Broker-dealers hit in trader reporting requirements

Author: | Published: 16 Aug 2011
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The US Securities and Exchange Commission (SEC) large trader reporting rule (Rule 13H-1) will drive up broker-dealers’ diligence requirements and ultimately increase cost burdens, according to US attorneys.

Under the rule, scheduled to take effect on October 2, large traders are required to self-identify, after which they will receive a Large Trader Identification Number (LTID) that they must disclose to their broker-dealers. The SEC will use the LTIDs to record securities trading information reported by broker-dealers.

The new reporting requirements for broker-dealers are similar to those under the Electronic Blue Sheets (EBS) system, except that broker-dealers must report the time and date of a transaction as well as the LTID of the large trader.

"During the financial crisis the regulators probably would have benefited from knowing who was shorting what stocks," said Nora Jordan, a partner at Davis Polk & Wardwell.

"Before the rule, the SEC could find out which broker was trading but not who was behind the trades. Now they’ll be able to do that."

Starting at the end of April 2012, broker-dealers will be required to monitor their clients who may be close to the large trader identifying activity level and report trading records of those clients to the SEC upon request.

Broker burden
Clarifications are needed regarding the diligence required of broker-dealers in reporting unidentified large traders. The rule requires them to keep records on persons identified as potential large traders by "reasonably designed policies and procedures".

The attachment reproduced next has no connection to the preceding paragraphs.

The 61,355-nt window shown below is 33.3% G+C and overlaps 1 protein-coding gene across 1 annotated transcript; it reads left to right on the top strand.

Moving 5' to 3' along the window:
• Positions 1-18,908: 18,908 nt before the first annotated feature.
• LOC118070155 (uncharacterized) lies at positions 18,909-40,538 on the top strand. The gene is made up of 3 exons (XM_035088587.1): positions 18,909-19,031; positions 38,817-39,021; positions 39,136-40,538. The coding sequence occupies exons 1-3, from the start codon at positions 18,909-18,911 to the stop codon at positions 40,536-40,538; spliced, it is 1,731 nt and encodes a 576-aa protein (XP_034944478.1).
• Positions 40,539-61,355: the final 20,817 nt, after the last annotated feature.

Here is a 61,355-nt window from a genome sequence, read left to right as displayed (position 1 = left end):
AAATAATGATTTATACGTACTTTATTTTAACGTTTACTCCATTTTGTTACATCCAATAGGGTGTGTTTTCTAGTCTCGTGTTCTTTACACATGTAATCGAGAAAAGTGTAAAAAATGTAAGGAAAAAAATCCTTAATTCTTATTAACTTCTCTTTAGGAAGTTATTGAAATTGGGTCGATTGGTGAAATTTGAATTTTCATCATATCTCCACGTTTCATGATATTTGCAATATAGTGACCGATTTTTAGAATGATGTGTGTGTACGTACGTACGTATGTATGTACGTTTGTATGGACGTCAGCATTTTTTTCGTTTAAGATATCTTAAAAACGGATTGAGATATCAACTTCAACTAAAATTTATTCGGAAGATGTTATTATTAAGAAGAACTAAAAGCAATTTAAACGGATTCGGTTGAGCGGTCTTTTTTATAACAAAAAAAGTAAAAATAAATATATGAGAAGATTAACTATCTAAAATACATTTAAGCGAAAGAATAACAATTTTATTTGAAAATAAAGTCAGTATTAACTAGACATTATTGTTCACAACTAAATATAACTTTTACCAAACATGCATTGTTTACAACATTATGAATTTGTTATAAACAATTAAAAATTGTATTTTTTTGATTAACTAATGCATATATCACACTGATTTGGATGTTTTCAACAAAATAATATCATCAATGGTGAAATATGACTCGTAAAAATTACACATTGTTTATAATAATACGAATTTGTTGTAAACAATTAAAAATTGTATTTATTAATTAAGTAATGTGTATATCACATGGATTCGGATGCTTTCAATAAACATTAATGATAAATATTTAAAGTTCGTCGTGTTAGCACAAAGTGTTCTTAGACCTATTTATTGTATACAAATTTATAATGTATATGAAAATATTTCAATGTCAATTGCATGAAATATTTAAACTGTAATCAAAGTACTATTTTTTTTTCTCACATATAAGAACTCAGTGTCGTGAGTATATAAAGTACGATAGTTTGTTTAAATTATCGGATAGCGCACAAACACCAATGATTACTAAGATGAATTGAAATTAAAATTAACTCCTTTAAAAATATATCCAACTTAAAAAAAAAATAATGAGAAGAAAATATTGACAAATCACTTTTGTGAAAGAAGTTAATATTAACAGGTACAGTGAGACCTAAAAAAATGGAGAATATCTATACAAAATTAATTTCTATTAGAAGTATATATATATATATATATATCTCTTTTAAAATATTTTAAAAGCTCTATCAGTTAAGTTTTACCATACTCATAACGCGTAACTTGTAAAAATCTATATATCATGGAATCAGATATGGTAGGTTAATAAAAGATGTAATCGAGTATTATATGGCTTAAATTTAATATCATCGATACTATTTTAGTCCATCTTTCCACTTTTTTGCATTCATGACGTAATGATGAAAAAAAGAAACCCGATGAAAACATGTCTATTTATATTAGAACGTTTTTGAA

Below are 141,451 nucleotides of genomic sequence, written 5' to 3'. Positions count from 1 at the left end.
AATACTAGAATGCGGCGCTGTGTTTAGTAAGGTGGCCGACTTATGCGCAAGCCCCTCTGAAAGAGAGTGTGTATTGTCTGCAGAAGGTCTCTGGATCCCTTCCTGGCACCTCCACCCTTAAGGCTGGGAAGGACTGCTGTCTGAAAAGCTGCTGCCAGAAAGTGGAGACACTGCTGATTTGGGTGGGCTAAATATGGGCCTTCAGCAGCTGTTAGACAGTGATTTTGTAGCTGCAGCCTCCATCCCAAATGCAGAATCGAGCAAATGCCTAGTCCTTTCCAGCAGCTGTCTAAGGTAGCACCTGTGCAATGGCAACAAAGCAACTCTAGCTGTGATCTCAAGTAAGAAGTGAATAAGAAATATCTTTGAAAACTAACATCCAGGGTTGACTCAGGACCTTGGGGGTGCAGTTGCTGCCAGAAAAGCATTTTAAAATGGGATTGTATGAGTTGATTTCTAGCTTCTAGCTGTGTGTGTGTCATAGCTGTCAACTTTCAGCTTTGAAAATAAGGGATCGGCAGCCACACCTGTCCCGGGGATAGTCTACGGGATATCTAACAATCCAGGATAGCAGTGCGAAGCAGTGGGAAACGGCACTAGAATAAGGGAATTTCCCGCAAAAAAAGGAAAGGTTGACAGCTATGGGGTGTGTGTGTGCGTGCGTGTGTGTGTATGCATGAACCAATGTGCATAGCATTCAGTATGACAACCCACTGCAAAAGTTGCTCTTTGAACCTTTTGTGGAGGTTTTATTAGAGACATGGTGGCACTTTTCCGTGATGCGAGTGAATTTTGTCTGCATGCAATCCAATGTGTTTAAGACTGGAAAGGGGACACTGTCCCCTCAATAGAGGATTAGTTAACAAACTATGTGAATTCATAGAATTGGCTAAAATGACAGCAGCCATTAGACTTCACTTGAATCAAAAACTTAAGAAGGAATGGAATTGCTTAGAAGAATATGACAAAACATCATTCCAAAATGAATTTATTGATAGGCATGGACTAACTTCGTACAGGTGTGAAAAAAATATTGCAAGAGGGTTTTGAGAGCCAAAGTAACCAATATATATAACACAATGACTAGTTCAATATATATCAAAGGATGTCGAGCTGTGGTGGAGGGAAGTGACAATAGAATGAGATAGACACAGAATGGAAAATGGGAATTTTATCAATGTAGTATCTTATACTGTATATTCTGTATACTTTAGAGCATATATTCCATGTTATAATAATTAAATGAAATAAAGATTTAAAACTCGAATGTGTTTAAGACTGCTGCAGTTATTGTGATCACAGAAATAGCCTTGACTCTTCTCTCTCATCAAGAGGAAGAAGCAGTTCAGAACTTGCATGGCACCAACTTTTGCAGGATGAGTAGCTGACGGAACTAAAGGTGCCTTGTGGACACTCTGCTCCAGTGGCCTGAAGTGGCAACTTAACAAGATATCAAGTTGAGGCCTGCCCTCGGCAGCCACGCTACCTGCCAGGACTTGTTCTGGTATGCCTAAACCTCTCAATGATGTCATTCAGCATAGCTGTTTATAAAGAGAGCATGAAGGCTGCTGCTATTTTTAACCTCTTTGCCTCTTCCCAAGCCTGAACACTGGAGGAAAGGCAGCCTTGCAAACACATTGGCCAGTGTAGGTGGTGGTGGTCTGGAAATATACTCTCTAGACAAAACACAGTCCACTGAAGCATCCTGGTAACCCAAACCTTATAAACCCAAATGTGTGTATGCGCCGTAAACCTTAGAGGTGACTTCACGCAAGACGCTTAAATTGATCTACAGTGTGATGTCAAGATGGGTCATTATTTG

The broker need not stop trading with the unidentified large trader or report it to the SEC or make further inquiries. "Rather, the broker can continue trading and simply keep the appropriate records – something that will certainly help the broker’s relationships with traders," she said.

"I think we need to get some questions answered to figure out whether the broker dealers need to substantially enhance their systems," she added.

Georgia Bullitt, a partner with Morgan Lewis & Bockius’ investment management group, expects broker-dealers to suffer a material additional cost burden at a time when they are already being weighed down by other significant compliance requirements.

Bullitt is concerned broker-dealers won’t have enough time to make complex systems and operational changes necessary to comply with the new rule, especially in regard to the requirement that broker-dealers must keep track of trading activity by unidentified large traders.

"It’s very difficult from a systems perspective to look across accounts based on trader or adviser activity at a single broker-dealer, since accounts are typically identified by beneficial owner and not by the individuals or firms that exercise trading discretion over the account," she said.

Who is a large trader
A person is a large trader if they have investment discretion for a total number of National Market System (NMS) securities transactions equal to or in excess of two million shares or shares with a fair market value of $20 million during any day, or NMS securities transactions equal to or in excess of 20 million shares or shares with a fair market value of $200 million during any month.

The phrase "investment discretion" in Rule 13H-1 is vague, and may need clarifying by the SEC.

"In case of a private fund formed as a limited partnership, for example, the general partner has the ultimate responsibility for all trading activities of the fund, but the investment manager has the day-to-day responsibility for fund management, including grade execution," Debevoise & Plimpton partner Byungkwon Lim wrote in a summary sent to clients.

Further regulation
The Commission is expected to finalise a rule on a proposed consolidated audit trail in the coming months, further increasing the regulatory burden imposed upon broker-dealers. The consolidated audit trail is estimated to cost $3.4 billion to implement according to the rule proposed on May 26 of last year.

"I think it is likely that the cost of the large trader reporting requirements and the consolidated audit trail requirements will somehow get passed on to the end users," Jordan said.

"It is going to be more expensive to buy and sell securities. This of course is not good news for hedge funds, mutual funds and asset managers."